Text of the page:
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North Korean diplomats will have a front-row seat in the UN General Assembly for Trump’s speech on Tuesday morning, which will touch on the escalating crisis that has seen Trump and Pyongyang trade threats of military action. Trump will seek support for tough measures against North Korea, while pressing his “America First” message to the world body. Trump’s national security adviser, H.R. McMaster, said on Friday: “This is not an issue between the United States and North Korea. This is an issue between the world and North Korea”.  UN Secretary-General Antonio Guterres said: “The solution can only be political. Military action could cause devastation on a scale that would take generations to overcome”. US Ambassador to the United Nations Nikki Haley said UN sanctions had banned 90 percent of the Asian state’s publicly reported exports, saying of Pyongyang on Friday: “This is totally in their hands on how they respond”.

North Korea fuel prices soar after UN sanctions capped supply

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Petrol and diesel prices rose sharply in North Korea after its sixth nuclear test and as the UN Security Council imposed new sanctions capping fuel supply. In the capital Pyongyang and northern border cities of Sinuiju and Hyesan spiked to 2.51 dollar per kg as of September 13, up 45.1 per cent from 1.73 dollar per kg on September 5 and Diesel prices also surged 61.5 per cent from 1.30 dollar per kg to 2.10 dollar per kg during the same period. According to Reuters analysis of data compiled by the Daily NK website. North Korea launched a missile over Japan into the Pacific Ocean on Thursday in defiance of the new Security Council. Anyway the White House national security adviser H.R. McMaster said on Friday, after the latest North Korean missile launch, that the United States was running out of patience: “We’ve been kicking the can down the road, and we’re out of road”.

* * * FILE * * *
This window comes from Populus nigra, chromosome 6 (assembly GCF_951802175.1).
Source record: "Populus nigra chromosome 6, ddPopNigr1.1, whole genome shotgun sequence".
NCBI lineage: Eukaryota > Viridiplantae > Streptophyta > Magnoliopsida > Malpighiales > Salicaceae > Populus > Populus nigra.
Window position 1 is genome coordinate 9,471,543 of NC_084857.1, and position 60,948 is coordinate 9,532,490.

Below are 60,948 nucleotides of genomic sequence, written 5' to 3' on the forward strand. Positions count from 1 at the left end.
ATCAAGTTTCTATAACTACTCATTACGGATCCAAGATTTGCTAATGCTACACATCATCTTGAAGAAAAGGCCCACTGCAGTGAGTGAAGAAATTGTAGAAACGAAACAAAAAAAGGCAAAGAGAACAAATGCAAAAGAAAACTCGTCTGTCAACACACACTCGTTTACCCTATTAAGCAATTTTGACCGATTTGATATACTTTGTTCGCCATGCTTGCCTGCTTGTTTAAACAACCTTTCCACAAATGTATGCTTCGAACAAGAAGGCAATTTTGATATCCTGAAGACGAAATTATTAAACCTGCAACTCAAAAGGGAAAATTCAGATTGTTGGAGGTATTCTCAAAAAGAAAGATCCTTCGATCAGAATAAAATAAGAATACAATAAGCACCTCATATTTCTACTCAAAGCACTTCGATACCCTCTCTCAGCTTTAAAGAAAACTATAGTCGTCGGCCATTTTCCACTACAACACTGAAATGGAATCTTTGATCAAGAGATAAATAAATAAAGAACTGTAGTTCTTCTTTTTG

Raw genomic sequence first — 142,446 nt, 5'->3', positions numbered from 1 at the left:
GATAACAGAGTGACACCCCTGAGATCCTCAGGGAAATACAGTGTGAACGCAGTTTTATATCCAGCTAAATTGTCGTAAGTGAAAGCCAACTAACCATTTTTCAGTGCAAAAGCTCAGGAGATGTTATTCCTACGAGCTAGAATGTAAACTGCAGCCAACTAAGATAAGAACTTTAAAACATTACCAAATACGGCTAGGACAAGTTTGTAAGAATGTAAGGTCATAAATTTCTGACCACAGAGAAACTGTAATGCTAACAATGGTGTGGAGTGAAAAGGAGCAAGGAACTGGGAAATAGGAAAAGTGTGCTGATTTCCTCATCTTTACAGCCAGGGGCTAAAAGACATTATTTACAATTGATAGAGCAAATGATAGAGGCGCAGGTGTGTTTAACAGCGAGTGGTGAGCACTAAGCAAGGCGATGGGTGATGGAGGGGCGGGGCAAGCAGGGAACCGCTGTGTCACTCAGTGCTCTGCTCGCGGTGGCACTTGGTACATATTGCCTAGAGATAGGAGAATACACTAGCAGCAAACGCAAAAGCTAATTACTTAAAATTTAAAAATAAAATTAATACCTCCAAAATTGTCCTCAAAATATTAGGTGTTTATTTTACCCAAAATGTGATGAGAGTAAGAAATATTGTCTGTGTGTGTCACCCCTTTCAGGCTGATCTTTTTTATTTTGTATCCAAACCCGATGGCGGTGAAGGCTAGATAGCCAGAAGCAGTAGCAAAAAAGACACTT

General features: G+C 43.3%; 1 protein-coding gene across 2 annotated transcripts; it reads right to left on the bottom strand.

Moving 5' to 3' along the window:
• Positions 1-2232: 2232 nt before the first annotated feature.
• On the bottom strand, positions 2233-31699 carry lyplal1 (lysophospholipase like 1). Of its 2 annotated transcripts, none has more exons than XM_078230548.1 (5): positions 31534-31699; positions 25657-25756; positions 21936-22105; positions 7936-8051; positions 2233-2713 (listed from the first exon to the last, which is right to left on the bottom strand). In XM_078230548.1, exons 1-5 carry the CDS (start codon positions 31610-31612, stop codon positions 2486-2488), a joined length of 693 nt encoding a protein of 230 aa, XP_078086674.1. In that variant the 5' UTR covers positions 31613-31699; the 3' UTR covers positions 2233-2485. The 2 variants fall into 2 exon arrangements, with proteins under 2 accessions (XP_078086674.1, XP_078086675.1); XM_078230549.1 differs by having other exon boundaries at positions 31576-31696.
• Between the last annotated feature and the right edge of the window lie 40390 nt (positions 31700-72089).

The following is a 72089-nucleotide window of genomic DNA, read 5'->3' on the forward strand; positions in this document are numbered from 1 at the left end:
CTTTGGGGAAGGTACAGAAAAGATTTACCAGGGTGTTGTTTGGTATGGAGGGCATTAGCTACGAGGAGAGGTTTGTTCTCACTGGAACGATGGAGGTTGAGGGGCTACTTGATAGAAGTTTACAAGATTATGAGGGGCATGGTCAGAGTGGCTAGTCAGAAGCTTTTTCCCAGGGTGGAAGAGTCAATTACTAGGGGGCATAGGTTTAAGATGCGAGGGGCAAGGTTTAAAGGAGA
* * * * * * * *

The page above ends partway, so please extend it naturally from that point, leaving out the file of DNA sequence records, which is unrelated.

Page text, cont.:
Korean peninsula draws range of military drills in show of force against North Korea

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The U.S. military staged bombing drills with South Korea over the Korean peninsula and Russia and China began naval exercises ahead of a U.N. General Assembly meeting on Tuesday where North Korea’s nuclear threat is likely to loom large. The flurry of military drills came after Pyongyang fired another mid-range ballistic missile over Japan on Friday and the reclusive North conducted its sixth and most powerful nuclear test on Sept. 3 in defiance of United Nations sanctions and other international pressure. A pair of U.S. B-1B bombers and four F-35 jets flew from Guam and Japan and joined four South Korean F-15K fighters in the latest drill.

 

China rejects US demand to cut oil exports to North Korea

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Cui Tiankai, China’s ambassador to the US, told reporters at a briefing in Washington when asked if Beijing would cut oil shipments. Cui said: “Any further steps would need to be worked out with the agreement of the entire UN Security Council”. US Secretary of State Rex Tillerson said: China use its role as the main exporter of oil to North Korea to force Kim to abandon his nuclear weapons and ballistic missile programmes. Hours earlier, North Korea had launched a missile over Japan. Cui said the US, not China, needed to take more responsibility for the issue. They cannot just leave the issue to China alone and honestly I think the United States should be doing more, much more than now, so that there is real effective international cooperation on this issue, Cui said.